“The reality is there is absolutely not enough,” Andreas Wieland, the chief executive of Hamilton Medical in Switzerland, which manufacturers ventilators, told The New York Times. “We see that in Italy, we saw that in China, we see it in France and other countries. We could sell I don’t know how many.”21

US Knew About Ventilator Shortages

Ventilator manufacturers can’t keep up with the demand, and efforts are underway to ramp up supplies. Ford reached an agreement with GE Healthcare to reportedly build 50,000 units within 100 days and work up to producing 30,000 per month, but production isn’t slated to start until the week of April 20, 2020.22

GM has also announced plans to partner with Ventec Life Systems to increase production of ventilators, but the question remains as to why the U.S. wasn’t prepared with enough ventilators for a pandemic such as this.

In a 2009 planning report from the Department of Health and Human Services (DHHS), it was estimated that a severe influenza pandemic could infect 90 million people, sending almost 1.5 million to intensive care units with 750,000 people requiring mechanical ventilation.23

In a 2003 report from the U.S. Government Accountability Office, it was also noted that “few hospitals have adequate medical equipment, such as the ventilators that are often needed for respiratory infections such as SARS, to handle the large increases in the number of patients that may result.”24,25 The U.S. even tried to build more ventilators more than a decade ago, but failed. The Times reported:26

“The plan was to build a large fleet of inexpensive portable devices to deploy in a flu pandemic or another crisis. Money was budgeted. A federal contract was signed. Work got underway.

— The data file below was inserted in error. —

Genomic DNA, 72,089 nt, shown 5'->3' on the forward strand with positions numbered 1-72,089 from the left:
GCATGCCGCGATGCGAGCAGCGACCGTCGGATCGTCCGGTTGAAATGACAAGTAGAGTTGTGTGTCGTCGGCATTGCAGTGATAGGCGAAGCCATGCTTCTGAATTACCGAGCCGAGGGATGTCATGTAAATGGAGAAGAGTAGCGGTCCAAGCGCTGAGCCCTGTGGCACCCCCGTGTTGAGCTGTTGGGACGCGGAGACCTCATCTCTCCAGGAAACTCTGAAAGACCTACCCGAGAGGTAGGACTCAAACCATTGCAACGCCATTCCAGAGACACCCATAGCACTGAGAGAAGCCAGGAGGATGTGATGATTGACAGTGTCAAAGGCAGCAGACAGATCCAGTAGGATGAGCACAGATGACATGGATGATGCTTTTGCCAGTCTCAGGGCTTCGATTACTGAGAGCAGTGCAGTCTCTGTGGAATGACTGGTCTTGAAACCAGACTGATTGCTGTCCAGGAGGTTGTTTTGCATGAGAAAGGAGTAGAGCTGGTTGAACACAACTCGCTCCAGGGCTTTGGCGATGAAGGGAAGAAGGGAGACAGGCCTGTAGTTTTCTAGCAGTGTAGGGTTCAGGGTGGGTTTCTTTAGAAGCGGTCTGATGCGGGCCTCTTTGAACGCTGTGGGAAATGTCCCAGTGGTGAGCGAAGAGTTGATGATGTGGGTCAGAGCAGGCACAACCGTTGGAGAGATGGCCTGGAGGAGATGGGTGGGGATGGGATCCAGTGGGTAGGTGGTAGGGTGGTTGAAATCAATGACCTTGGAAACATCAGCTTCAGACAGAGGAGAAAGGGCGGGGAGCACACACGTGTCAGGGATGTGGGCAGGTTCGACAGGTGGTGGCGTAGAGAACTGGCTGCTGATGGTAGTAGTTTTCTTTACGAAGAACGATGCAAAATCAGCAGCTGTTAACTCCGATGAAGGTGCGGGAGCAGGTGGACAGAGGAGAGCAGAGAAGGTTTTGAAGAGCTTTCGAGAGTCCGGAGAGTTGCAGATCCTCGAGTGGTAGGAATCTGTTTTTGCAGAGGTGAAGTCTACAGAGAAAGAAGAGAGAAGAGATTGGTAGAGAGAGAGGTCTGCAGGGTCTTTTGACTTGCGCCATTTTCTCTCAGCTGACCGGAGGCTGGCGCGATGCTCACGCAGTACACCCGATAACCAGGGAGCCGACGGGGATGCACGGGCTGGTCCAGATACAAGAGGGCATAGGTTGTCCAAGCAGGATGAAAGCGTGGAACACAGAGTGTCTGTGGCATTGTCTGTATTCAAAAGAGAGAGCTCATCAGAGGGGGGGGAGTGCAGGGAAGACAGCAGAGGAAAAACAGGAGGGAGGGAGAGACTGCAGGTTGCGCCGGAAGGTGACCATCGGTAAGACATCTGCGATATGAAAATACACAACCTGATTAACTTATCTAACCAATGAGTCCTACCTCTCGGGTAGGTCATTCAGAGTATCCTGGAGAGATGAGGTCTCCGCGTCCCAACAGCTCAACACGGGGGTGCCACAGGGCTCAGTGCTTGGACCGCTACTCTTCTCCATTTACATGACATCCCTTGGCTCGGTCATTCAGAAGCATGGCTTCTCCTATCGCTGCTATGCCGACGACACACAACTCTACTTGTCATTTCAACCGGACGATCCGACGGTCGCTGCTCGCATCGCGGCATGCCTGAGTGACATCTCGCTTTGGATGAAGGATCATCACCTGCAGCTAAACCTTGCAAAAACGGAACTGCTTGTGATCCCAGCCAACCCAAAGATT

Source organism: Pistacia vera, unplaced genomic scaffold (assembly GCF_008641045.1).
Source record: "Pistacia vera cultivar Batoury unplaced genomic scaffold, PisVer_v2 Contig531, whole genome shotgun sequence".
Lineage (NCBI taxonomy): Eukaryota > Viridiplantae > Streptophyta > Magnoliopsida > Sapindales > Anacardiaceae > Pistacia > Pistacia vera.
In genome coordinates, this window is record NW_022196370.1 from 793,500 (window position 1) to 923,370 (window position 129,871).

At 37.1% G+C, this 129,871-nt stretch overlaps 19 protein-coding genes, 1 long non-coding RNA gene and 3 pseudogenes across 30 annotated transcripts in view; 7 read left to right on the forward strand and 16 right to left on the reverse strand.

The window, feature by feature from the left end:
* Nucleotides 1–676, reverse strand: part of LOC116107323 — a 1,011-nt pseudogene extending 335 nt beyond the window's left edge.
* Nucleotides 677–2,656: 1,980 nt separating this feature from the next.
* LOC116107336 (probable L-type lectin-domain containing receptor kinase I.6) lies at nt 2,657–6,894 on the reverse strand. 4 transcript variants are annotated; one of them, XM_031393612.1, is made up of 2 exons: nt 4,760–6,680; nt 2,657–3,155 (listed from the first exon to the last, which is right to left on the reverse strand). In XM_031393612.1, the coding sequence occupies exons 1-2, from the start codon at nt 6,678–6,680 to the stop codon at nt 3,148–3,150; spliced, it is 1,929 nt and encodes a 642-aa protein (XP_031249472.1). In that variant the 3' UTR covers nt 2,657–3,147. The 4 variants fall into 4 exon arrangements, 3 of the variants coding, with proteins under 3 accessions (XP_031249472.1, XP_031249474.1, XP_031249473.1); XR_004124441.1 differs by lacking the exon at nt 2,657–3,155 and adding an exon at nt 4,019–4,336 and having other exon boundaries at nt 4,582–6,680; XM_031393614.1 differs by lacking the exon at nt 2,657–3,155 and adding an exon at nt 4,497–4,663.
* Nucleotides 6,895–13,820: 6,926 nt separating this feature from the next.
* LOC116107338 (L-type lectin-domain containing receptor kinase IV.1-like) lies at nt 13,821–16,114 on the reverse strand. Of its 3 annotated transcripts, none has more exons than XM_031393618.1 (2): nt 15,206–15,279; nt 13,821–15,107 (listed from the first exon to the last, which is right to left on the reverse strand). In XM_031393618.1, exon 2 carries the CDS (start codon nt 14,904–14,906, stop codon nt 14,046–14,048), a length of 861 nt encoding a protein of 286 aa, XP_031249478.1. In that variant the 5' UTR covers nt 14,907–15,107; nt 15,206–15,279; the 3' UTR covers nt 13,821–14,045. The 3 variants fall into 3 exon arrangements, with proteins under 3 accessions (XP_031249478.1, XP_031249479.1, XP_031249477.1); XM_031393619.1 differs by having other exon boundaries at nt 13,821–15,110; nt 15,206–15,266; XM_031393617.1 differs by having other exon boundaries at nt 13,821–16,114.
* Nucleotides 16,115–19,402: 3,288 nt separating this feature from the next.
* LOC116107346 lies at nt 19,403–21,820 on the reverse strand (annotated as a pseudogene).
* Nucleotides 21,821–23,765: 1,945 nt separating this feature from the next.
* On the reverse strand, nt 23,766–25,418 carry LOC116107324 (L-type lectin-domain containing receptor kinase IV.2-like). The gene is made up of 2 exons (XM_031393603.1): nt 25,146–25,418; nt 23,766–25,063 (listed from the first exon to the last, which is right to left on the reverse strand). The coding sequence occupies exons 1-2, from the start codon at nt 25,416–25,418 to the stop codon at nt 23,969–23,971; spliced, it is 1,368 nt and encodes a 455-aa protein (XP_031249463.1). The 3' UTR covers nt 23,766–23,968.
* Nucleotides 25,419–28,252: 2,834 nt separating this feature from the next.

And then things suddenly veered off course. A multibillion-dollar maker of medical devices bought the small California company that had been hired to design the new machines. The project ultimately produced zero ventilators.

That failure delayed the development of an affordable ventilator by at least half a decade, depriving hospitals, states and the federal government of the ability to stock up. The federal government started over with another company in 2014, whose ventilator was approved only last year [2019] and whose products have not yet been delivered.”

Resourceful doctors thinking outside of the box and rigging ventilators to treat multiple patients may therefore end up being among the many heroes of the COVID-19 pandemic.

FAKE QAnon, Austin Steinbart: Arrested and Charged with Extortion and Cyber Crimes

(Will Justice) QAnon LARPer Austin Steinbart (real name: Ryan Austin Steinbart) was arrested and charged with extortion and cyber crimes in late March, according to a complaint filed with District Court of Arizona. He was being investigated by the FBI for refusing to remove a video wherein he doxxed several patients, after having hacked a medical record database.

The post FAKE QAnon, Austin Steinbart: Arrested and Charged with Extortion and Cyber Crimes appeared on Stillness in the Storm.